In a binary liquid solution containing one noncondensable and one condensable component, it is customary to refer to the first as the solute and to the second as the solvent. Equation (13) is used for the normalization of the solvent s activity coefficient but Equation (14) is used for the solute. Since the normalizations for the two components are not the same, they are said to follow the unsymmetric convention. The standard-state fugacity of the solvent is the fugacity of the pure liquid. The standard-state fugacity of the solute is Henry s constant.  [c.19]

Equation (10a) is somewhat inconvenient first, because we prefer to use pressure rather than volume as our independent variable, and second, because little is known about third virial coefficients It is therefore more practical to substitute  [c.28]

At moderate densities. Equation (3-lOb) provides a very good approximation. This approximation should be used only for densities less than (about) one half the critical density. As a rough rule, the virial equation truncated after the second term is valid for the present range  [c.29]

Figure 1 shows second virial coefficients for four pure fluids as a function of temperature. Second virial coefficients for typical fluids are negative and increasingly so as the temperature falls only at the Boyle point, when the temperature is about 2.5 times the critical, does the second virial coefficient become positive. At a given temperature below the Boyle point, the magnitude of the second virial coefficient increases with  [c.29]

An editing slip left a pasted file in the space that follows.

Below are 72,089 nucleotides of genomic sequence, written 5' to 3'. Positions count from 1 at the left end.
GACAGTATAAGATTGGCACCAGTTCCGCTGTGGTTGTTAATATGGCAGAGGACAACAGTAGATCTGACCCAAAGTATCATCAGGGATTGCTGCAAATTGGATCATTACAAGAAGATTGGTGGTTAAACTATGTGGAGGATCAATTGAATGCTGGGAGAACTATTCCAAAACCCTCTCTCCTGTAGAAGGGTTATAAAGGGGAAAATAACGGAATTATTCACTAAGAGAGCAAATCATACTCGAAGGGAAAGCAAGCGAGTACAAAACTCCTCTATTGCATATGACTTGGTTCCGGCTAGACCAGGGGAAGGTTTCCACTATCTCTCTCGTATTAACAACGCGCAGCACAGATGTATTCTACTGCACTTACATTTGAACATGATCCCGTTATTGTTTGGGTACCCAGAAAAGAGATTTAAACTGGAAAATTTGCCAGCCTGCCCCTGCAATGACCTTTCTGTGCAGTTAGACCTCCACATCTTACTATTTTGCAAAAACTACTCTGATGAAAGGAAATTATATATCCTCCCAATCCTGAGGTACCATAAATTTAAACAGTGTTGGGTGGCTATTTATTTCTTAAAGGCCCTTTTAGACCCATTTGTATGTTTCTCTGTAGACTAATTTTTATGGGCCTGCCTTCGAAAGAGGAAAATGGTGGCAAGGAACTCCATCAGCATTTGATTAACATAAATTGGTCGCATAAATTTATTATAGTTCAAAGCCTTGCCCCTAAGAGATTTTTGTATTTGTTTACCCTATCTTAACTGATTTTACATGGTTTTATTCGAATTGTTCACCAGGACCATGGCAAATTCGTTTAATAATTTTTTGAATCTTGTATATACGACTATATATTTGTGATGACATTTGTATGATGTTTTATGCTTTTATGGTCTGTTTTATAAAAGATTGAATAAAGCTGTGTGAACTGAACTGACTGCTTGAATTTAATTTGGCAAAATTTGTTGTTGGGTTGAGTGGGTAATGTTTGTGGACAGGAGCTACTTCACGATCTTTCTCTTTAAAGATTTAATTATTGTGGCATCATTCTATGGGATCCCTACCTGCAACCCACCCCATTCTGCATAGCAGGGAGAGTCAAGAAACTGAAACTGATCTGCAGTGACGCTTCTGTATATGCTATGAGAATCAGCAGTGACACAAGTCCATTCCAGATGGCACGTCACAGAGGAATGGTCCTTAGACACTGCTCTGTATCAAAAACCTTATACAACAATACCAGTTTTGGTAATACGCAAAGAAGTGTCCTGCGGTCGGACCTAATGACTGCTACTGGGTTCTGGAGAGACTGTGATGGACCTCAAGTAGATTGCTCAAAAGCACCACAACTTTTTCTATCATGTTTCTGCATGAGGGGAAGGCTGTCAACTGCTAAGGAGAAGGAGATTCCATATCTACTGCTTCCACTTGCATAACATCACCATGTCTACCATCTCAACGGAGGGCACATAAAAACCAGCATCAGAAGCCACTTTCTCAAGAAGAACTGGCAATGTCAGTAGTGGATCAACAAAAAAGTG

Figure 3-1. Second virial coefficients for four fluids. Figure 3-1. Second virial coefficients for four fluids.
Figure 3-2. Second virial coefficients for two binary systems. Figure 3-2. Second virial coefficients for two binary systems.
Figure 2 shows second virial coefficients 22  [c.31]

Bfi and 022- However, in the second binary, intermolecular forces between unlike molecules are much stronger than those between like molecules chloroform and ethyl acetate can strongly hydrogen bond with each other but only very weakly with them-  [c.31]

The third edition of "Properties of Gases and Liquids" by Reid et al. (1977) lists useful group contribution methods for predicting critical properties. Contributions to the second  [c.36]

In the first, both components strongly associate with themselves and with each other. In the second, only one of the components associates strongly. For both systems, representation of the data is very good. However, the interesting quality of these systems is that whereas the fugacity coefficients are significantly remote from unity, the activity coefficients show only minor deviations from ideal-solution behavior. Figures 6 and 7 in Chapter 3 indicate that the fugacity coefficients show marked departure from ideality. In these systems, the major contribution to nonideality occurs in the vapor phase. Failure to take into account these strong vapor-phase nonidealities would result in erroneous activity-coefficient parameters, a 2 21  [c.51]